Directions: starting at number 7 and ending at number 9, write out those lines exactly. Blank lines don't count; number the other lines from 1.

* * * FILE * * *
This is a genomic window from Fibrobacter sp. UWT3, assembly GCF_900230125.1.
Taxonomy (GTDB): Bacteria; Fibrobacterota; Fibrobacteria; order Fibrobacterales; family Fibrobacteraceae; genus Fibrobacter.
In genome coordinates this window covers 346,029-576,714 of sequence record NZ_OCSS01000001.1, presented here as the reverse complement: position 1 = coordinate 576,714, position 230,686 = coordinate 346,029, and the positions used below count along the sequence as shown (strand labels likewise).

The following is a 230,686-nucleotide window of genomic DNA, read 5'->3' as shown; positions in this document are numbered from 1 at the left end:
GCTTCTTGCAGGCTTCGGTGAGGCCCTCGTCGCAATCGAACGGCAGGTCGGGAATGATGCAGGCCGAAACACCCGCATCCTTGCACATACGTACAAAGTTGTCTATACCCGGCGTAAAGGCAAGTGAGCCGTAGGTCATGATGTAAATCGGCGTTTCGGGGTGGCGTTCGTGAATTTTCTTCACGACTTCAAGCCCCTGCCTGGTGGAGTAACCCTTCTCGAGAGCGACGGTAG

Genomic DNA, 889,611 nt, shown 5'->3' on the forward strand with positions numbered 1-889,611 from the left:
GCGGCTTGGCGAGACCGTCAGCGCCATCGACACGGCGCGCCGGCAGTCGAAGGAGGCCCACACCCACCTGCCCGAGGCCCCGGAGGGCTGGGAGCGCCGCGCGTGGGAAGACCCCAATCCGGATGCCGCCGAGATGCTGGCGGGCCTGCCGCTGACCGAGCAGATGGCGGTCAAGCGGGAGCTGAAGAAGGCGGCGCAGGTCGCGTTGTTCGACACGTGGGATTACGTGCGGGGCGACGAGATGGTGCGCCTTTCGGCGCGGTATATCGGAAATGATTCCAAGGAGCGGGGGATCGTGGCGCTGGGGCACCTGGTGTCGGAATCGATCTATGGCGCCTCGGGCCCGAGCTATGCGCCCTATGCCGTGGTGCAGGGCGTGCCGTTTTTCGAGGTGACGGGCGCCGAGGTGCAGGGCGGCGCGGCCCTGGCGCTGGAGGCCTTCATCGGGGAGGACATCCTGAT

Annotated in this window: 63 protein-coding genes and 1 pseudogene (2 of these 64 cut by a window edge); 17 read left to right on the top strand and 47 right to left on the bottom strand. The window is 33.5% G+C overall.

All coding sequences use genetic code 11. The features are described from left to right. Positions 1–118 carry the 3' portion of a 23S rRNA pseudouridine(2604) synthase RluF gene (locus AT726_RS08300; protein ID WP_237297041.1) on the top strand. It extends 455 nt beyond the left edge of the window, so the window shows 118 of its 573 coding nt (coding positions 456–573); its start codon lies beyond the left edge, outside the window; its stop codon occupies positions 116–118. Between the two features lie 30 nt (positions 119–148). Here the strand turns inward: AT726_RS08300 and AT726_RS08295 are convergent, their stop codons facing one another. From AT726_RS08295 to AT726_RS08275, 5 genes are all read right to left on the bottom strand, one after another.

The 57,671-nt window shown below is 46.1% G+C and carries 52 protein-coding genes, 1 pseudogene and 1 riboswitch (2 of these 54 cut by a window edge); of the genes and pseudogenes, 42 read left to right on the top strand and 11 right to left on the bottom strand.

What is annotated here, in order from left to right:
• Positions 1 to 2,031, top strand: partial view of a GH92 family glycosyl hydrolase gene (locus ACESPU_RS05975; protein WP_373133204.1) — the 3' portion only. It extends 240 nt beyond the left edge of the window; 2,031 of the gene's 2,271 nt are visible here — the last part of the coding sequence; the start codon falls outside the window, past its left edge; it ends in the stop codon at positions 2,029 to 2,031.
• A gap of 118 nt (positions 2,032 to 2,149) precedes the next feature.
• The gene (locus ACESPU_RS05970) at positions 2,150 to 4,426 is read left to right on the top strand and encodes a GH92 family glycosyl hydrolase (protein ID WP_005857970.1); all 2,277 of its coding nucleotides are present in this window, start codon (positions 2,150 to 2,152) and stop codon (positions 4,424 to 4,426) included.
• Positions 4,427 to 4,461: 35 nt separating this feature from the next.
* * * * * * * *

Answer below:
GCGGCTTGGCGAGACCGTCAGCGCCATCGACACGGCGCGCCGGCAGTCGAAGGAGGCCCACACCCACCTGCCCGAGGCCCCGGAGGGCTGGGAGCGCCGCGCGTGGGAAGACCCCAATCCGGATGCCGCCGAGATGCTGGCGGGCCTGCCGCTGACCGAGCAGATGGCGGTCAAGCGGGAGCTGAAGAAGGCGGCGCAGGTCGCGTTGTTCGACACGTGGGATTACGTGCGGGGCGACGAGATGGTGCGCCTTTCGGCGCGGTATATCGGAAATGATTCCAAGGAGCGGGGGATCGTGGCGCTGGGGCACCTGGTGTCGGAATCGATCTATGGCGCCTCGGGCCCGAGCTATGCGCCCTATGCCGTGGTGCAGGGCGTGCCGTTTTTCGAGGTGACGGGCGCCGAGGTGCAGGGCGGCGCGGCCCTGGCGCTGGAGGCCTTCATCGGGGAGGACATCCTGAT

Annotated in this window: 63 protein-coding genes and 1 pseudogene (2 of these 64 cut by a window edge); 17 read left to right on the top strand and 47 right to left on the bottom strand. The window is 33.5% G+C overall.

All coding sequences use genetic code 11. The features are described from left to right. Positions 1–118 carry the 3' portion of a 23S rRNA pseudouridine(2604) synthase RluF gene (locus AT726_RS08300; protein ID WP_237297041.1) on the top strand. It extends 455 nt beyond the left edge of the window, so the window shows 118 of its 573 coding nt (coding positions 456–573); its start codon lies beyond the left edge, outside the window; its stop codon occupies positions 116–118. Between the two features lie 30 nt (positions 119–148). Here the strand turns inward: AT726_RS08300 and AT726_RS08295 are convergent, their stop codons facing one another. From AT726_RS08295 to AT726_RS08275, 5 genes are all read right to left on the bottom strand, one after another.